Tuesday, December 13, 2011

Christmas is the Same but I’ve Changed

The act of brushing my teeth triggers some of my most interesting thoughts .  I’ve always been rather bored by the task, standing there gazing into the mirror, trying to remember not to skip the lower molars my dental hygienist nags me about.  So I allow my vagabond mind to traipse at will.

This morning it dragged me into the hackneyed but timely territory of The Holidays. This is my 68th round of the most redundant set of annual celebrations known to humanity.  Everything about it – from Thanksgiving through New Year’s Day – defies change.  Sure the various accoutrements  have varied over the years.  One year our family Christmas tree was pink fiberglass hung with hot pink ornaments and illuminated by a tri-colored rotating disk lit from behind.  Then there were the aluminum years.

Mostly, though, every effort has been made to preserve the traditions that have spanned the generations.  Variations on the Thanksgiving and Christmas menus are not welcome and they are not allowed.  Recipes for the side dishes have been handed down as if by law.  For instance, the stuffing, which my family calls dressing. The only thing about the dressing that has changed in the nearly seven decades I’ve been around is the oysters.  Ever since I made the mistake of biting into one and glancing at the remaining portion on my fork, I have demanded that at least half of the dressing be mollusk-free.  (Only vegetables should be green!)

As children, my sister and I lived for Christmas.  The biggest stress we had  was caused by the endless days and nights that preceded the big night.  Everything about the season was magical.  The feast on Thanksgiving produced a table laden with scrumptious dishes and surrounded by people we seldom saw.  And the smells!  Turkey roasting in the wee hours of the morning, sugar cookies and gingerbread baking in an oven that never rested. The sweetness of candy ribbons and peppermint canes as we passed the verboten-before-dinner candy dishes on the cherry wood buffet.

My grandmother was the kind of woman who couldn’t just sit and do nothing.  Her hands, if not busy making something, would itch with restlessness.  One year she took up creating elaborately sequined and beaded Christmas tree ornaments.  Every year each grandchild received about a half-dozen new, stunningly beautiful baubles for their trees.  Today I have around fifty, lovingly wrapped and stored every New Year’s Day, ready to eventually hand down to my son.  Just as the lights and the smells of the season resurrect my childhood memories of the winter holidays, those handmade keepsakes represent my young adulthood.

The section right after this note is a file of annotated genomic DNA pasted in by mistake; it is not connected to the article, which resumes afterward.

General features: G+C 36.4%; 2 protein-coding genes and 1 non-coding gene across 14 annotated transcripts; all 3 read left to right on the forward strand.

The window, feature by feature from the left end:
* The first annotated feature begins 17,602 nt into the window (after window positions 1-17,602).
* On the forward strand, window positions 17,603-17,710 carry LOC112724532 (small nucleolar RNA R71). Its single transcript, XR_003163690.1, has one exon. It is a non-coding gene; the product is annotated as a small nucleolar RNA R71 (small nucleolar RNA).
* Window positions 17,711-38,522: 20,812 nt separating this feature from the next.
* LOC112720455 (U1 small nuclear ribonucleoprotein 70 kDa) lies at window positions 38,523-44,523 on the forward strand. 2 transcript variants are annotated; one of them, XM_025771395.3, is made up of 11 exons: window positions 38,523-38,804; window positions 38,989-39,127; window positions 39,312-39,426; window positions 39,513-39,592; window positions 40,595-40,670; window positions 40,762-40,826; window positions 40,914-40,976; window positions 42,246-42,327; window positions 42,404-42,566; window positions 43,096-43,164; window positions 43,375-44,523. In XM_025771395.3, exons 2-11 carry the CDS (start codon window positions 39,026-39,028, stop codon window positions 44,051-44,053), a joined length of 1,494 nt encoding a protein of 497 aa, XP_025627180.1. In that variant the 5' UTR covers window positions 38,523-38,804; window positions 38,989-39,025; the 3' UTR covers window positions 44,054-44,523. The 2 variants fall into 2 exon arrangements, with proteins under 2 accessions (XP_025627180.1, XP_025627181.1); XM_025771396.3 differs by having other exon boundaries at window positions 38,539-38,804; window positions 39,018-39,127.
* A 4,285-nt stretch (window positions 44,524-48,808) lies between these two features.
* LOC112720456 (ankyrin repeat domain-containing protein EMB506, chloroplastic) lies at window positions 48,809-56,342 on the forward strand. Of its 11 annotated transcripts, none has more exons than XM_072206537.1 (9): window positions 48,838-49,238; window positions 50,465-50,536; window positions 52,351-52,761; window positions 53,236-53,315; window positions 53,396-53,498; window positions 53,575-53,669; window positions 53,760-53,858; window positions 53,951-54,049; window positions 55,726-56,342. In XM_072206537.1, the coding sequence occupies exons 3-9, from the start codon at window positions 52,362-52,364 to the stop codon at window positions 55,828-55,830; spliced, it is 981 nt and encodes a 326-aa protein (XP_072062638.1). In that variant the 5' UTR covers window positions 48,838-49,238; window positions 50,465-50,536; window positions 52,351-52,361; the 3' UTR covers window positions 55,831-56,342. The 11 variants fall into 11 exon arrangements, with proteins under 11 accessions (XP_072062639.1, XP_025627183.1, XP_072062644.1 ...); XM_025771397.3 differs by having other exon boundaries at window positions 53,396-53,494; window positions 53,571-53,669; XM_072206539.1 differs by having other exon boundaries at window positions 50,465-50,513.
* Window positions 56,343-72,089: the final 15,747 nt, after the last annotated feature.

When I think of my holidays as a young mother, the tone of my memories and imagery begin to change.  Stephen was only one year old when his father and I divorced, so for the next seven years creating memories for this, the next generations, was entirely my responsibility.  With a child so young and a demanding, full-time job I became physically run down and susceptible to every virus making the rounds.  If I had to describe that period with just one word, that word would be exhaustion.

I remember one particular Christmas Eve when he was three or four and asking Santa for things that required assembly.  I had a virulent sinus infection.  I sat crying in the middle of the living room floor struggling to read the instructions and put together that year’s construction project.  But my tears evaporated when, at 4 a.m. on Christmas morning I was awakened by the squeals of my delighted little guy.

As my son grew up and I grew older, the magic of Christmas gradually faded.  Anyone who is of a certain age knows that our perception of passing time speeds up exponentially.  Whereas as a child, the weeks between Thanksgiving and Christmas seemed an eternity, now it doesn’t seem like enough time to get ready, and I don’t even have any grandchildren yet.  And didn’t I just put all those decorations away a few weeks ago?

This year is different.  My life has calmed down almost too much.  I have time to get things done.  I am 100% debt-free for the first time since I was 21 years old, and I have the money to buy the few gifts I’m giving,  Yet most people would say I’m broke. Yes, the world is going to hell in the proverbial hand basket, our government has lost its way, and the future can sometimes seem bleak; but I am personally at peace.  My heart and spirit have opened to the things in life that have the most meaning: good health; adequate food and shelter; the beauty of nature and its ability to endure our pillaging; kindness to and from others; and the hope that resides in the faces of every little child whose laughter tickles my ears.

Something tells me this is the way it should have been all along.

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